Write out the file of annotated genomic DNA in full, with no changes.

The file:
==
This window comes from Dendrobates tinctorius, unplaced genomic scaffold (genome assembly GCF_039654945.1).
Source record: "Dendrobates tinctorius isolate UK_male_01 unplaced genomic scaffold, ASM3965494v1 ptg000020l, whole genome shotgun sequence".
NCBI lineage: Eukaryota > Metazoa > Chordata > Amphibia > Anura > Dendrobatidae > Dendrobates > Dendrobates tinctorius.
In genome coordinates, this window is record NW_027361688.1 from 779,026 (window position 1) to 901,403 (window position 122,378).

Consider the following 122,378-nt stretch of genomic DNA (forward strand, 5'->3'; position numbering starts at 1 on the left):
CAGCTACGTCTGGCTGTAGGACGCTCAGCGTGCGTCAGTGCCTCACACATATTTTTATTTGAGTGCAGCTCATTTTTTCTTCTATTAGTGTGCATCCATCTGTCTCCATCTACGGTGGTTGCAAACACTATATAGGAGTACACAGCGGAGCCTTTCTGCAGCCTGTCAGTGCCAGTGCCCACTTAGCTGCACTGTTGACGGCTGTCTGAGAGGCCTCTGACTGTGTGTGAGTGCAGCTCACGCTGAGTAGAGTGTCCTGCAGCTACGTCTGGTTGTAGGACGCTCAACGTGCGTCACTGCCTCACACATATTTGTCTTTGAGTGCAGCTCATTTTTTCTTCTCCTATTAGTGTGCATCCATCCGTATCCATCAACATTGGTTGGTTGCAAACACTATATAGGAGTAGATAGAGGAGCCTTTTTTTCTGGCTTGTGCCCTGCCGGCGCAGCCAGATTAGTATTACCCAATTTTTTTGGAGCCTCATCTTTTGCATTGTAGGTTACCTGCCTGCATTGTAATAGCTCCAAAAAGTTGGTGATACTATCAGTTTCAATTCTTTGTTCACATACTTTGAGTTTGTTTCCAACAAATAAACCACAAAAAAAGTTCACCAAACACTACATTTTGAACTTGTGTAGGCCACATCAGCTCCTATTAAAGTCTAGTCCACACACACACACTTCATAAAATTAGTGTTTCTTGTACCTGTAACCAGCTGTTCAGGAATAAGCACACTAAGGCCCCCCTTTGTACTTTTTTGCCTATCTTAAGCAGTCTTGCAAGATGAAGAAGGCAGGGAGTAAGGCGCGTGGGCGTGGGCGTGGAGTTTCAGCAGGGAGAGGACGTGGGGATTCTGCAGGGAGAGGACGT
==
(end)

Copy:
This window comes from Dendrobates tinctorius, unplaced genomic scaffold (genome assembly GCF_039654945.1).
Source record: "Dendrobates tinctorius isolate UK_male_01 unplaced genomic scaffold, ASM3965494v1 ptg000020l, whole genome shotgun sequence".
NCBI lineage: Eukaryota > Metazoa > Chordata > Amphibia > Anura > Dendrobatidae > Dendrobates > Dendrobates tinctorius.
In genome coordinates, this window is record NW_027361688.1 from 779,026 (window position 1) to 901,403 (window position 122,378).

Consider the following 122,378-nt stretch of genomic DNA (forward strand, 5'->3'; position numbering starts at 1 on the left):
CAGCTACGTCTGGCTGTAGGACGCTCAGCGTGCGTCAGTGCCTCACACATATTTTTATTTGAGTGCAGCTCATTTTTTCTTCTATTAGTGTGCATCCATCTGTCTCCATCTACGGTGGTTGCAAACACTATATAGGAGTACACAGCGGAGCCTTTCTGCAGCCTGTCAGTGCCAGTGCCCACTTAGCTGCACTGTTGACGGCTGTCTGAGAGGCCTCTGACTGTGTGTGAGTGCAGCTCACGCTGAGTAGAGTGTCCTGCAGCTACGTCTGGTTGTAGGACGCTCAACGTGCGTCACTGCCTCACACATATTTGTCTTTGAGTGCAGCTCATTTTTTCTTCTCCTATTAGTGTGCATCCATCCGTATCCATCAACATTGGTTGGTTGCAAACACTATATAGGAGTAGATAGAGGAGCCTTTTTTTCTGGCTTGTGCCCTGCCGGCGCAGCCAGATTAGTATTACCCAATTTTTTTGGAGCCTCATCTTTTGCATTGTAGGTTACCTGCCTGCATTGTAATAGCTCCAAAAAGTTGGTGATACTATCAGTTTCAATTCTTTGTTCACATACTTTGAGTTTGTTTCCAACAAATAAACCACAAAAAAAGTTCACCAAACACTACATTTTGAACTTGTGTAGGCCACATCAGCTCCTATTAAAGTCTAGTCCACACACACACACTTCATAAAATTAGTGTTTCTTGTACCTGTAACCAGCTGTTCAGGAATAAGCACACTAAGGCCCCCCTTTGTACTTTTTTGCCTATCTTAAGCAGTCTTGCAAGATGAAGAAGGCAGGGAGTAAGGCGCGTGGGCGTGGGCGTGGAGTTTCAGCAGGGAGAGGACGTGGGGATTCTGCAGGGAGAGGACGT